Browsing Tag: Opinion

WiFi is becoming common, but doesn't mean it isn't complex - Photo: Jason Rabinowitz

WiFi is becoming common, but doesn’t mean it isn’t complex – Photo: Jason Rabinowitz

A few weeks ago, Gizmodo ran an article claiming to rank and explain every major U.S. carrier’s WiFi system. At Routehappy, a big part of my job is to do exactly that. I need to know exactly what WiFi system is installed on every airline fleet and subfleet in the world, how it performs, what its limitations are, and how it ranks in the overall ecosystem. When I read through this article, I couldn’t help but notice it contained a few errors.

It’s a very complicated ecosystem, but not so complicated that it can’t be figured out. While the article does a great job of explaining how in-flight WiFi works and the technology behind it, I felt it was necessary to clear up which airlines currently offer what systems. Gizmodo’s 1-9 ranking is unchanged.

Below are excerpts from the original Gizmodo article, with my comments added under each.

Familiar to anyone?  Perhaps we could change this scene?

Familiar to anyone? Perhaps we could change this scene?

On a recent flight, I was getting myself situated in my seat, while boarding continued around me. I had boarded in Group 1 (thank you Star Gold) and was waiting for the other people in my row to join me.  It was about halfway through the boarding process of the fully sold-out flight that I saw something that shocked me. A passenger was carrying a giant hiking pack through the aisle, heading for their seat. I was blown away that this giant backpack somehow made it past the gate agents and on-board the aircraft. Surely this person was not seriously thinking that a giant backpack like that would pass as “carry on.”  But sadly, it had.

We are on our way. Even though I did not have a window seat, I could see outside quite well. A Delta Air Lines Boeing 747-400 at Narita can be seen.

Delta Boeing 747-400 tail seen from a Dreamliner – Photo: David Parker Brown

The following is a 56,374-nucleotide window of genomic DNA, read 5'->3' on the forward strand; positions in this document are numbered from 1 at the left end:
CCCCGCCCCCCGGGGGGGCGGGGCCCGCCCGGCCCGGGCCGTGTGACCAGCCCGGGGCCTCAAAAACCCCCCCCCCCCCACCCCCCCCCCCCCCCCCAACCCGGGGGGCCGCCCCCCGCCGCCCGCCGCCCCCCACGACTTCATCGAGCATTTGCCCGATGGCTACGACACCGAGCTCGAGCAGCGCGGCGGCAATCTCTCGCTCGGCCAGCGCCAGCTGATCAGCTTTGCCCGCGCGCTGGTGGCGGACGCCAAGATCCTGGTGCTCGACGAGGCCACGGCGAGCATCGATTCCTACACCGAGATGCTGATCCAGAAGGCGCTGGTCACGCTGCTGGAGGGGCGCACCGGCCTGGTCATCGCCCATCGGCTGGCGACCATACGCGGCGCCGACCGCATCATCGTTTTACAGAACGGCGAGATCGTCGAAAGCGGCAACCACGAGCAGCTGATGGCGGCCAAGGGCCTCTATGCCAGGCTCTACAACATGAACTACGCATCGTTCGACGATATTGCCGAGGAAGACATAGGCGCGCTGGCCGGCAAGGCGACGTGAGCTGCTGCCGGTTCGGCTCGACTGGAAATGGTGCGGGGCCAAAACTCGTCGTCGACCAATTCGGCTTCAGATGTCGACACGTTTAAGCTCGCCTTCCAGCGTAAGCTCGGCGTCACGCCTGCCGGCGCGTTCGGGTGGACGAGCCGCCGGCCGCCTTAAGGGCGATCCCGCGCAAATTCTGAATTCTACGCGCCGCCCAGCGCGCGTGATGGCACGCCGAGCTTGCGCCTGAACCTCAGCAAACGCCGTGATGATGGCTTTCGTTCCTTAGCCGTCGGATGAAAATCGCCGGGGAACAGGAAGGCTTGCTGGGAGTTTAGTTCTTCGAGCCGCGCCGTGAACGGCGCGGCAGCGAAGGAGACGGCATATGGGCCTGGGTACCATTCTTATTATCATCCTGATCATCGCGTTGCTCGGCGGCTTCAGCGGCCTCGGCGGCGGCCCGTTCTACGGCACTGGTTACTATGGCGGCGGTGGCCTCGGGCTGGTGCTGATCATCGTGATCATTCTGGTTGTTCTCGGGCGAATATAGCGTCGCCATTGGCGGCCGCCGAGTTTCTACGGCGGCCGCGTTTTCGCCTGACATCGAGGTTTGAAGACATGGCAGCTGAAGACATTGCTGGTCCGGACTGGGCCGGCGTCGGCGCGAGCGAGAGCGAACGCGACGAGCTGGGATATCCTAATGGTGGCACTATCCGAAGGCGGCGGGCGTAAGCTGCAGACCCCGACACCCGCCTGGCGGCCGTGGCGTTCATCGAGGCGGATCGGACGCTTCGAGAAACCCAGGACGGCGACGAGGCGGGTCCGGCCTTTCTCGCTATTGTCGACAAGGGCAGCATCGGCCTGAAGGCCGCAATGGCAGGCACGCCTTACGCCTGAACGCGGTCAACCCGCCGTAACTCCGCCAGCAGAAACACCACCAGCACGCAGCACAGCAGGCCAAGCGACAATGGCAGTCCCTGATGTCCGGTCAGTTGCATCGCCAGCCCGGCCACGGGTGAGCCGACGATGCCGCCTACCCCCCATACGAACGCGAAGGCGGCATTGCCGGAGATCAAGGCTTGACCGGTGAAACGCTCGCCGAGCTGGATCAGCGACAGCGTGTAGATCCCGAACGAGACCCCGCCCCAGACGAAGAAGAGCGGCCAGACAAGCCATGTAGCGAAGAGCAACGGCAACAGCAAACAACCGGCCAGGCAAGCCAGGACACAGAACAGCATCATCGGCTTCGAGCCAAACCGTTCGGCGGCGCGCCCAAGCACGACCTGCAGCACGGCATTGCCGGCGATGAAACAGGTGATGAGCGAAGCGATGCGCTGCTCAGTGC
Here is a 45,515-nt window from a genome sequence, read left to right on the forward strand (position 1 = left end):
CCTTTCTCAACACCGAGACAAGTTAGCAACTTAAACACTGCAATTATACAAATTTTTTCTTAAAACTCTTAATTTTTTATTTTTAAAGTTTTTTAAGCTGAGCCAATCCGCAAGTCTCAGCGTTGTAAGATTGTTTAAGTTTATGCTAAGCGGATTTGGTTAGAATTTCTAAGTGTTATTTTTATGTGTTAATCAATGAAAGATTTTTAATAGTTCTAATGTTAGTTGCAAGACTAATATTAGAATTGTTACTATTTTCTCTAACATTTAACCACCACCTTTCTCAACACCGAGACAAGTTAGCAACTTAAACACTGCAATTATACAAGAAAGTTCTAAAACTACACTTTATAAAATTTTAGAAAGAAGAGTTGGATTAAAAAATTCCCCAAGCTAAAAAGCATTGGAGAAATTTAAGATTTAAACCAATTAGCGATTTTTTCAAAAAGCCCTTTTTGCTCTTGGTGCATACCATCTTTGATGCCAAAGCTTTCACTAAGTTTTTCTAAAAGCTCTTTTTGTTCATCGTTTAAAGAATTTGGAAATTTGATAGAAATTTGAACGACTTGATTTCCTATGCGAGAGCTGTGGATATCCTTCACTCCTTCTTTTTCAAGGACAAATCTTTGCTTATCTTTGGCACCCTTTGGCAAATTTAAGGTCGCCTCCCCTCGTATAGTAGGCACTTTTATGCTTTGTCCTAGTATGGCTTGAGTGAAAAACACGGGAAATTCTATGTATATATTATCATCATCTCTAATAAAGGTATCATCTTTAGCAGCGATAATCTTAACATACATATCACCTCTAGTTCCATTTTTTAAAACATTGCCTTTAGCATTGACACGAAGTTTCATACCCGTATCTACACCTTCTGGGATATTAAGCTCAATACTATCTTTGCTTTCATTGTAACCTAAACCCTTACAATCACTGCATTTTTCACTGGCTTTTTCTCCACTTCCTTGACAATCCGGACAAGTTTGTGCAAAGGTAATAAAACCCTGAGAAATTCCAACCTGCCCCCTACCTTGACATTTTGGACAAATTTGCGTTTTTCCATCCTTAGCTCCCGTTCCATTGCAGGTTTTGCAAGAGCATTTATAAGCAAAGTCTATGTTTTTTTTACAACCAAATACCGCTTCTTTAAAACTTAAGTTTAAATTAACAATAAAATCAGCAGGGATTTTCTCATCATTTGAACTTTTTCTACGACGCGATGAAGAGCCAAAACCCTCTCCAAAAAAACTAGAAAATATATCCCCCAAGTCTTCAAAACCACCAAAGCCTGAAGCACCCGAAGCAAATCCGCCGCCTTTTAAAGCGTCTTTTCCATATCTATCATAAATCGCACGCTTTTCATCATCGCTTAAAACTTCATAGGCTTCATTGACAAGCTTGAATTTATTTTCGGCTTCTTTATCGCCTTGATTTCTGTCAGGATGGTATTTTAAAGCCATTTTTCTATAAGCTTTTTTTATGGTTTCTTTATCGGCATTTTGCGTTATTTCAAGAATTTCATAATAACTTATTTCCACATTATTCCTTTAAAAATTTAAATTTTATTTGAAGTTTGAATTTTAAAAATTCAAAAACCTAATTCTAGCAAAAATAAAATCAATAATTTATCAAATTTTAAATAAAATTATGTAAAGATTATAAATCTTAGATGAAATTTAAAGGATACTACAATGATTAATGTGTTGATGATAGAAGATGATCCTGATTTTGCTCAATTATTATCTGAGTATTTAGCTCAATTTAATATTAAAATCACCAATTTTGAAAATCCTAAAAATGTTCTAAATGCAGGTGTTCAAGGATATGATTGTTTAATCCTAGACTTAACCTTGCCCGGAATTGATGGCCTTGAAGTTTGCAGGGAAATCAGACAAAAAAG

THE DETAILS

This week, Delta Air Lines announced a major change to their Skymiles frequent flier program, while many in the industry speculated was coming. The changes to the Skymiles program will see an end to their current (and, some would say, traditional) points earning process, to now be a revenue-based model.

Similar to airlines like Jetblue, Southwest, or Virgin America, it no longer comes down to how far you fly, but rather how much you spend.

As of January 2015, Delta will move from a “1 mile flown = 1 point earned” model, to a new revenue-based system where for every dollar you spend on your airfare you will receive 5 points (though they are still using the term “mile” for some reason). As with the current program, the higher your elite status, the more miles you get as a reward. By using a co-branded Delta credit card, you can earn yourself a few extra points as well.

But we wanted to share our opinions from both the perspective of a miles and points junkie (Mal) and someone who doesn’t really care about miles (David).

How many photos of a Ethiopian 787s did you see on the story about a 767? Photo: Bernie Leighton

How many Ethiopian 787 photos did you see on the story about a 767? Photo: Bernie Leighton | AirlineReporter

The way people across the globe are able to get their breaking news is changing. I found it very interesting how the Ethiopian flight 702 story was broken and covered.

Personally, I had just wrapped up a great Aviation Geek Fest 2014 and was tired. I decided to head to a bar with Jason Rabinowitz and Ben Granucci (other AvGeeks and some who write for sites like Airchive.com and NYCAviation.com) to have a beer and write some emails. Then I got word from one of our writers, Bernie Leighton, that he thought an airliner had just been hijacked. Jason confirmed he was hearing some rumors as well. It was game time – I switched gears and tried to start confirming what we were seeing.

As Jason and Ben went running to their cars to grab their electronic devices, I started to coordinate with Bernie and our Associate Editor, Blaine Nickeson, via Google chat about who was going to do what with this story.

Why can't we make this JetBlue Airbus A320 a bit wider? Photo: David Parker Brown.

Why can’t we make this JetBlue Airbus A320 a bit wider? Photo: David Parker Brown | AirlineReporter.com

I recently saw a comment on an older AirlineReporter.com post; it referenced a bad experience with a seat being too small.  The person posed the following: “If planes were just one foot wider, seats could be as wide as first class.  Would that kill Boeing or Airbus?”

I have seen this question come up quite a bit.  Sure, for some of you, the answer to this might be pretty obvious.  However, I don’t think that the majority of passengers really understand why this seemingly-simple change of adding more room to a plane is not simple at all.  And in the end, it is not what passengers really want anyhow.